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Florida needs to invest in the homeless

Earlier this month, New York City made an agreement with the state to draft two rent subsidy plans to homeless families in an effort to provide them with housing and necessary services. 

According to the New York Times, the first program will provide $80 million over four years to homeless families where at least one of the family members holds a full-time job, while the second plan will cost a projected $59 million over four years to families who have relied on the city’s homeless shelters. 

The New York City initiatives are expected to benefit the 11,441 homeless families with children, as reported by WNYC News. The plan has garnered widespread attention due to the large scale of New York City, serving as a model for smaller cities. 

The Tampa Hillsborough Homeless Initiative, an organization that works with the public to end homelessness in Hillsborough County, reports nearly 17,755 men, women and children are living on the streets, in shelters or with family and friends, 23 percent of which are children. 

The homeless population in Hillsborough County remained virtually unchanged between 2013 and 2014, with a decrease of only 32 people who are literally homeless, people living on the streets or in shelters. Instilling a similar policy to that of New York City will not only get homeless children off the streets and into safe homes, it will have a significant impact on taxpayers. 

Earlier this year, the Central Florida Commission on Homelessness released a study stating that those who live on the streets cost Florida taxpayers $31,065 a year. This is used to fund shelters, jails, hospital visits and mental health care for homeless individuals.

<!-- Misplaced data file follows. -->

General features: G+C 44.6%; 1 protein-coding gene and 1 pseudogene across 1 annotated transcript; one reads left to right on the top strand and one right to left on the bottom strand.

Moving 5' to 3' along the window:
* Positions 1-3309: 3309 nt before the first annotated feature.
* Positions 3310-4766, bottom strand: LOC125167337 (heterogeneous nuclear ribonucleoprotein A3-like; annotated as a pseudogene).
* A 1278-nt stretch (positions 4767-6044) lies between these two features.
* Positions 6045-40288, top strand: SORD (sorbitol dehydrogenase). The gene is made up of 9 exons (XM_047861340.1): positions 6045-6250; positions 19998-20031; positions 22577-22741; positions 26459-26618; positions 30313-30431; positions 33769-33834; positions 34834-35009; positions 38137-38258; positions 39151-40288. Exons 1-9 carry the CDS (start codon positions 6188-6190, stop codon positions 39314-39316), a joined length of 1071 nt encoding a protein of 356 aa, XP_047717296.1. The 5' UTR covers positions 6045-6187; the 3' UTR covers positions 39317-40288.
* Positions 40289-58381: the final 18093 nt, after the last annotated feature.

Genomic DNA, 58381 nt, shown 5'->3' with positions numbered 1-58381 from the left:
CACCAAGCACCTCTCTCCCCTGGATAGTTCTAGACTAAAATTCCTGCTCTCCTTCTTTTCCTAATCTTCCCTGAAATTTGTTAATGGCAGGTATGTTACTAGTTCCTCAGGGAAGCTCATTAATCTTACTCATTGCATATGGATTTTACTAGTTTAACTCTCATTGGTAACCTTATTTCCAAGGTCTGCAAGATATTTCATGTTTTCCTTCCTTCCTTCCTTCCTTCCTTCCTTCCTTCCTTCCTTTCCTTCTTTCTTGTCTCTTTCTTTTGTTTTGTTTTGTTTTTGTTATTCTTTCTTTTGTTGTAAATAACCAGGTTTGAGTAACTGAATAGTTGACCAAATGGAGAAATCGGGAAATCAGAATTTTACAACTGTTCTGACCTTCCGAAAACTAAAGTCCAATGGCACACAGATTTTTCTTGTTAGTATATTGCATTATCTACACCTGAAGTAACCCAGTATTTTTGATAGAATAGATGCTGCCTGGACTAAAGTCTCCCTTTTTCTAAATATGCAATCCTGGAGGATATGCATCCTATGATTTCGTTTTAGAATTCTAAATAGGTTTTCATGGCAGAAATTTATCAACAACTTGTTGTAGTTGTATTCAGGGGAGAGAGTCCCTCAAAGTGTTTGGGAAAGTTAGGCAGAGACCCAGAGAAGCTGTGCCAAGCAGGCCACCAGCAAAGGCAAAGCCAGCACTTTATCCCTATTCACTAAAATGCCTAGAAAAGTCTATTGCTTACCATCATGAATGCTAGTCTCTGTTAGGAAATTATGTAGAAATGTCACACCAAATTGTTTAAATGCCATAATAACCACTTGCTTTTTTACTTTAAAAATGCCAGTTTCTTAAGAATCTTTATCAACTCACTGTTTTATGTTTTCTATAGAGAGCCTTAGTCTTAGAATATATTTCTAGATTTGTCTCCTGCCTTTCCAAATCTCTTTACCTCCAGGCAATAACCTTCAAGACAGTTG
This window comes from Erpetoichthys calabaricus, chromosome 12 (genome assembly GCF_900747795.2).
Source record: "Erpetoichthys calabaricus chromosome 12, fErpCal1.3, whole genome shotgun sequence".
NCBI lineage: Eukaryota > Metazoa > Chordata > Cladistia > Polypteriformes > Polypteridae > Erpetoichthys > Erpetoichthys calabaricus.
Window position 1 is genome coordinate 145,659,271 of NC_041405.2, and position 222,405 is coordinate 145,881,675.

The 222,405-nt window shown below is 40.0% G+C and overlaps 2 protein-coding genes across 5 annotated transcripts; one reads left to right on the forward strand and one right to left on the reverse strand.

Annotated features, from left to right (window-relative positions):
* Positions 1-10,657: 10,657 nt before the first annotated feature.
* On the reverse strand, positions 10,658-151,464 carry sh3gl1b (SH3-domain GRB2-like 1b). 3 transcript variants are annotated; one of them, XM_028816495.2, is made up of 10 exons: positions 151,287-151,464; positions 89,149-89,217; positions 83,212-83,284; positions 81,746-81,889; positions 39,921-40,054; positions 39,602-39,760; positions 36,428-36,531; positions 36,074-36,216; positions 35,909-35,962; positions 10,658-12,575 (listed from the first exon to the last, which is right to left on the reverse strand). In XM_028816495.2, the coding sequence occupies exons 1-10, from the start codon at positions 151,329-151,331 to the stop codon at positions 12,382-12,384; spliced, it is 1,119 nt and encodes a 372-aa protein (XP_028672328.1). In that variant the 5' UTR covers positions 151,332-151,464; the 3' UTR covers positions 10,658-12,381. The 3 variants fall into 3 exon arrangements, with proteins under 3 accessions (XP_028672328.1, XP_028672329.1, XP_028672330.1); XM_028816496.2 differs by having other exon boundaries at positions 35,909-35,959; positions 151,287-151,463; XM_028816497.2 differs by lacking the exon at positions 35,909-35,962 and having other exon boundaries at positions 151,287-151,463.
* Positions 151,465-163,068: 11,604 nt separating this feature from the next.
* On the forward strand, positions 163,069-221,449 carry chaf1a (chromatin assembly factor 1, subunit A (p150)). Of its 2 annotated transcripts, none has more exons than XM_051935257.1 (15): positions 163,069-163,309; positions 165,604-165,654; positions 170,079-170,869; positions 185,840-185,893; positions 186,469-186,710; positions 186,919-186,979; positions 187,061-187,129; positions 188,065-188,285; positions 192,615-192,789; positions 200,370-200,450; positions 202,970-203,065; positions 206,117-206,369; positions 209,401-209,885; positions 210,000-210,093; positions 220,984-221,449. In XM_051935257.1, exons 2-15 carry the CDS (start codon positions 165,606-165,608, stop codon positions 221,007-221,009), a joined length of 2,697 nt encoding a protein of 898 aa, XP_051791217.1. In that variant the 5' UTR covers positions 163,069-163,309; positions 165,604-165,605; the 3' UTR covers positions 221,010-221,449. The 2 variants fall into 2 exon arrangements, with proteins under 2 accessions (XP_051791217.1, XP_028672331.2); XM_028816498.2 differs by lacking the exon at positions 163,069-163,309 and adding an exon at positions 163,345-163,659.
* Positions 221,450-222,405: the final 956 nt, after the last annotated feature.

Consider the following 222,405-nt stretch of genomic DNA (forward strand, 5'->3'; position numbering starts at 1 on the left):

The same study found that it would only cost Floridians $10,051 a year to provide permanent housing and public services to the homeless population, saving $350 million over the next ten years. 

In comparison to the subsidy plan in New York, the Florida tax statistics demonstrate the potential benefit of providing for the homeless population instead of ignoring their presence in the community. 

On a smaller scale, Community Solutions, an organization that aims to eradicate homelessness nationwide, instilled the 100,000 Homes Campaign in 186 cities across the country. The campaign helped provide housing to 105,000 families and found the majority of families were capable of holding steady jobs and remained in housing. 

As the Hillsborough County homeless population remains steady, government and city officials should look to cities such as New York City, who have set a precedent for the nation. Creating a wide-reaching arrangement with the intent of abolishing homelessness will not only provide families with a chance to reestablish themselves, but will also be economically efficient for the community as a whole. Neglecting an entire population of people is not a solution. 

Brandon Shaik is a senior majoring in psychology.